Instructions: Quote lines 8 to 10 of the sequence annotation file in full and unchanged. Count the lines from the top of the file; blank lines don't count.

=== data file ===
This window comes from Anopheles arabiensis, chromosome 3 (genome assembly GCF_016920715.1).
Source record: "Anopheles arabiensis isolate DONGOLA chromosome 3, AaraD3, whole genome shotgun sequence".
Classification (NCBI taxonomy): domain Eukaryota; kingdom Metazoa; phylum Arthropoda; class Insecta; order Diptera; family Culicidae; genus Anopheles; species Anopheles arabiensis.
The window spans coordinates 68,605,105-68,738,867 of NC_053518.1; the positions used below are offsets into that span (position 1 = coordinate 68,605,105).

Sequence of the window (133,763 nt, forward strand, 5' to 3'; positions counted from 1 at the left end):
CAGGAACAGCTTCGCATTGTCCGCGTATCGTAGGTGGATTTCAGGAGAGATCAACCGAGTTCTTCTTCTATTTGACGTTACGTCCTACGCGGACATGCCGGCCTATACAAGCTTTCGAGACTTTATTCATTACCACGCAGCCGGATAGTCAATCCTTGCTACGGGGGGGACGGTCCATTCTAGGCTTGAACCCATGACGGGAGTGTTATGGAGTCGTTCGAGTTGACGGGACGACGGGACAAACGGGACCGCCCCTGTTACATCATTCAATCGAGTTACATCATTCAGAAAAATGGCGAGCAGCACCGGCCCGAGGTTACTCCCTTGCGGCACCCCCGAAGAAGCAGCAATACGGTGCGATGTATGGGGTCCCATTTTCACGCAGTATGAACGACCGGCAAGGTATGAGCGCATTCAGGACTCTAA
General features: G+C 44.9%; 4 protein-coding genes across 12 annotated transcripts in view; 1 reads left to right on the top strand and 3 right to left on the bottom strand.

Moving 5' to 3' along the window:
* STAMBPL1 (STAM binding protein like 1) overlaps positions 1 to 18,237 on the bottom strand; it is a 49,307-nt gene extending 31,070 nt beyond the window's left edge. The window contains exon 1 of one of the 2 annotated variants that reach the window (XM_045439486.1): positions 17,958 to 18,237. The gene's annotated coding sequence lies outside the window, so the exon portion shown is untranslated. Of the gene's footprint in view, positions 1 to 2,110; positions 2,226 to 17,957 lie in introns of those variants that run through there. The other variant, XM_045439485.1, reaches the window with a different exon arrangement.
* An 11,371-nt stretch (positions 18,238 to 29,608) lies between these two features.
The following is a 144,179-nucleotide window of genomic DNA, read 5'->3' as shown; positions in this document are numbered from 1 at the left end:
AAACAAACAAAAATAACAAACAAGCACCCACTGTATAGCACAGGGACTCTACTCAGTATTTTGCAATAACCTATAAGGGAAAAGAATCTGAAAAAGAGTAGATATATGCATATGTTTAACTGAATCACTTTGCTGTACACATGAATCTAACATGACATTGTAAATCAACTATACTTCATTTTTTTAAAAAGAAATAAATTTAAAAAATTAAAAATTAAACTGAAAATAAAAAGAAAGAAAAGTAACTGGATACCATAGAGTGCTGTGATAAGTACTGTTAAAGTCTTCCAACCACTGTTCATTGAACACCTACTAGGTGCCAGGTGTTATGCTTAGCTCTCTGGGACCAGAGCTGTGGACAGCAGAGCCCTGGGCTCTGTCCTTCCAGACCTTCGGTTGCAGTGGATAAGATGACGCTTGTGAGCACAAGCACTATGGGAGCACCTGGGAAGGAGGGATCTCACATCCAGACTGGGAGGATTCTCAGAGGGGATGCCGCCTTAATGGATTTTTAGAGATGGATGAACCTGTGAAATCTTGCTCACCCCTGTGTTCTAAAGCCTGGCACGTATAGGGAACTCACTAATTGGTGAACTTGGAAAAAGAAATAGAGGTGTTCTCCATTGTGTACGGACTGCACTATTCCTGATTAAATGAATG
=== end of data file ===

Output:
Moving 5' to 3' along the window:
* STAMBPL1 (STAM binding protein like 1) overlaps positions 1 to 18,237 on the bottom strand; it is a 49,307-nt gene extending 31,070 nt beyond the window's left edge. The window contains exon 1 of one of the 2 annotated variants that reach the window (XM_045439486.1): positions 17,958 to 18,237. The gene's annotated coding sequence lies outside the window, so the exon portion shown is untranslated. Of the gene's footprint in view, positions 1 to 2,110; positions 2,226 to 17,957 lie in introns of those variants that run through there. The other variant, XM_045439485.1, reaches the window with a different exon arrangement.
* An 11,371-nt stretch (positions 18,238 to 29,608) lies between these two features.